“Never know how much I love you—never know how much I care. When you put your arms around me I get a fever that’s so hard to bear. You give me fever when you kiss me, fever when you hold me tight. Fever in the mornin’, fever all through the night. Everybody’s got the fever that is something you all know. Fever isn’t such a new thing, fever started a long time ago. Romeo loved Juliet, Juliet she felt the same. When he put his arms around her he said “Julie baby you’re my flame”. Thou giveth fever, when we kisseth—ever with thy flaming youth. Fever—I’m on fire—fever yeah I burn forsooth.”

I can’t make this stuff up guys. Have you ever heard a blues guy use the word forsooth? Yikes.

Johnny Cash & June Carter Cash singing togetherJohnny Cash and June Carter had a hit song with Jackson, written by Billy Edd Wheeler and Jerry Leiber in 1963, and which had some success earlier with a version by Nancy Sinatra and Lee Hazelwood. Carter and Cash’s version is hilarious, full of angry slang and is sort of a singing argument between two married people who have grown apart.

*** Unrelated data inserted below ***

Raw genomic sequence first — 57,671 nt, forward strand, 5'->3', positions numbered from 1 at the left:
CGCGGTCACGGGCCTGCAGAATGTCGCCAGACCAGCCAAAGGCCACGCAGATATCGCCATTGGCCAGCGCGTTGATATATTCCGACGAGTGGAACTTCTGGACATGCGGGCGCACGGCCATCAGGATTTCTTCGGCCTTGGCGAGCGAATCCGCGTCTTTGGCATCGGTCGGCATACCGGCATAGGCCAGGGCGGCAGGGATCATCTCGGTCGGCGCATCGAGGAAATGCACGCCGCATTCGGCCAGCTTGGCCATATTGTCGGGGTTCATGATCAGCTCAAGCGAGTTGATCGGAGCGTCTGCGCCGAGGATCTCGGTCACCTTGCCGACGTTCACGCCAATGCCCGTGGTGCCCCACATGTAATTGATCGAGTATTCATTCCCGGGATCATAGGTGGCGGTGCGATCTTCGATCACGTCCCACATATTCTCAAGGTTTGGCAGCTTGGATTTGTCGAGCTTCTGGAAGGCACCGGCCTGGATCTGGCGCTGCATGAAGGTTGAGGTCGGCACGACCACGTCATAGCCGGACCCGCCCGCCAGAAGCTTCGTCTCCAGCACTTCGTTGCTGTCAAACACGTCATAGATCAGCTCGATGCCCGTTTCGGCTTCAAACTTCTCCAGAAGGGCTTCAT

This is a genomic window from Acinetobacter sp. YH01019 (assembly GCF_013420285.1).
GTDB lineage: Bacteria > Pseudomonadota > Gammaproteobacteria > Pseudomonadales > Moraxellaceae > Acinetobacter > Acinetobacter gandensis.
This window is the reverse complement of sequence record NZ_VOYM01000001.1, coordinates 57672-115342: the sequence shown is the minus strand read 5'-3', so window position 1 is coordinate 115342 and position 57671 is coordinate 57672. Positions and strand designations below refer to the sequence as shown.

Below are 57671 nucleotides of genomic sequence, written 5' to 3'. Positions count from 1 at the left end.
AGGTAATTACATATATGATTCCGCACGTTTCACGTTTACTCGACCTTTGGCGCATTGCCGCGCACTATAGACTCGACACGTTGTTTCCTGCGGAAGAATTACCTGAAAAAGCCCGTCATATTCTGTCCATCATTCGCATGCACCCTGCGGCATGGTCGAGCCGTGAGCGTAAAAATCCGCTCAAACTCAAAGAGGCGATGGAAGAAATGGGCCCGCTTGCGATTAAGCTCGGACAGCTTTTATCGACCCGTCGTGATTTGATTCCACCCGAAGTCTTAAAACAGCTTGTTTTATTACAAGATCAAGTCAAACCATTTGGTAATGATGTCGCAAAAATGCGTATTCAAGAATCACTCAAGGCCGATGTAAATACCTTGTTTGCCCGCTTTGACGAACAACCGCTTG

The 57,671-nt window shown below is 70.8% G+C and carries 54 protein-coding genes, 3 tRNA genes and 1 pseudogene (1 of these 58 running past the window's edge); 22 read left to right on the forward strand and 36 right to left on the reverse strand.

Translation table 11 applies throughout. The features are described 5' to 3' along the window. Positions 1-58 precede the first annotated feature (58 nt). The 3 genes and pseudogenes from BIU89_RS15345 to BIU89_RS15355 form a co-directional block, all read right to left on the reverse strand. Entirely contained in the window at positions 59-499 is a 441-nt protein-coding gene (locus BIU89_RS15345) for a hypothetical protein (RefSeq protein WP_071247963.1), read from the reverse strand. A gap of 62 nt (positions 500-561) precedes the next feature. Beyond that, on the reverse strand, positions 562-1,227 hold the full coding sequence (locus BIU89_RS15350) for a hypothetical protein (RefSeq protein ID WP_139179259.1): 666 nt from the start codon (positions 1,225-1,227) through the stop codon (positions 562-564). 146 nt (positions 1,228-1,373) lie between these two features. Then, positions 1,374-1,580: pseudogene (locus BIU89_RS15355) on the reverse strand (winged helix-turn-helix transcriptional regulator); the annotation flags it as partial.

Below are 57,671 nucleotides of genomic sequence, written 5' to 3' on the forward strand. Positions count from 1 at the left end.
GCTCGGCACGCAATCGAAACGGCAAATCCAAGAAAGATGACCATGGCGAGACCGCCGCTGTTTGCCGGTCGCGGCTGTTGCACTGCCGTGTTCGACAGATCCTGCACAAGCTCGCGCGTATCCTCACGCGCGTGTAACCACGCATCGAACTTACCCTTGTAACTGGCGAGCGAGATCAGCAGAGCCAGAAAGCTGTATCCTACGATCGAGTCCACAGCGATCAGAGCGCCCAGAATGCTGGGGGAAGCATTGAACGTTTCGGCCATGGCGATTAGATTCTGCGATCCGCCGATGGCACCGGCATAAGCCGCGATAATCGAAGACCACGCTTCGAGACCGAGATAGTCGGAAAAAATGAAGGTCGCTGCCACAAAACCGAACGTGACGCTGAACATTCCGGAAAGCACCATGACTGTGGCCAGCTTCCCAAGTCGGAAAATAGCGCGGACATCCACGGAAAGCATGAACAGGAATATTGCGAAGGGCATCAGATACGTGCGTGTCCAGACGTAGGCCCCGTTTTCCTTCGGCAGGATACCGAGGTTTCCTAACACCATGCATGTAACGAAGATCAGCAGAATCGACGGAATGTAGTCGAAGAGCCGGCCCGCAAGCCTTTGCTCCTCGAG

We got married in a fever, hotter than a pepper sprout. We’ve been talkin’ about Jackson, ever since the fire went out. I’m going to Jackson, I’m gonna mess around! Yeah I’m goin’ to Jackson, look out Jackson town. Well, go on down to Jackson—go ahead and wreck your health. Go play your hand, you big talkin’ man, make a big fool of yourself! You’re goin’ to Jackson—go comb your hair! Honey I’m gonna snowball Jackson! See if I care! When I breeze into that city, people gonna stoop and bow (Hah!)—all them women gonna make me teach ‘em what they don’t know how. I’m goin’ to Jackson, you turn a-loose-of my coat! ‘Cos I’m goin’ to Jackson, Goodbye—– that’s all she wrote! But they’ll laugh at you in Jackson, and I’ll be dancin’ on a Pony keg. They’ll lead you around town like a scalded hound with your tail tucked between your legs, you’re goin’ to Jackson—you big talkin’ man. And I’ll be waiting in Jackson, behind my Jaypan Fan….”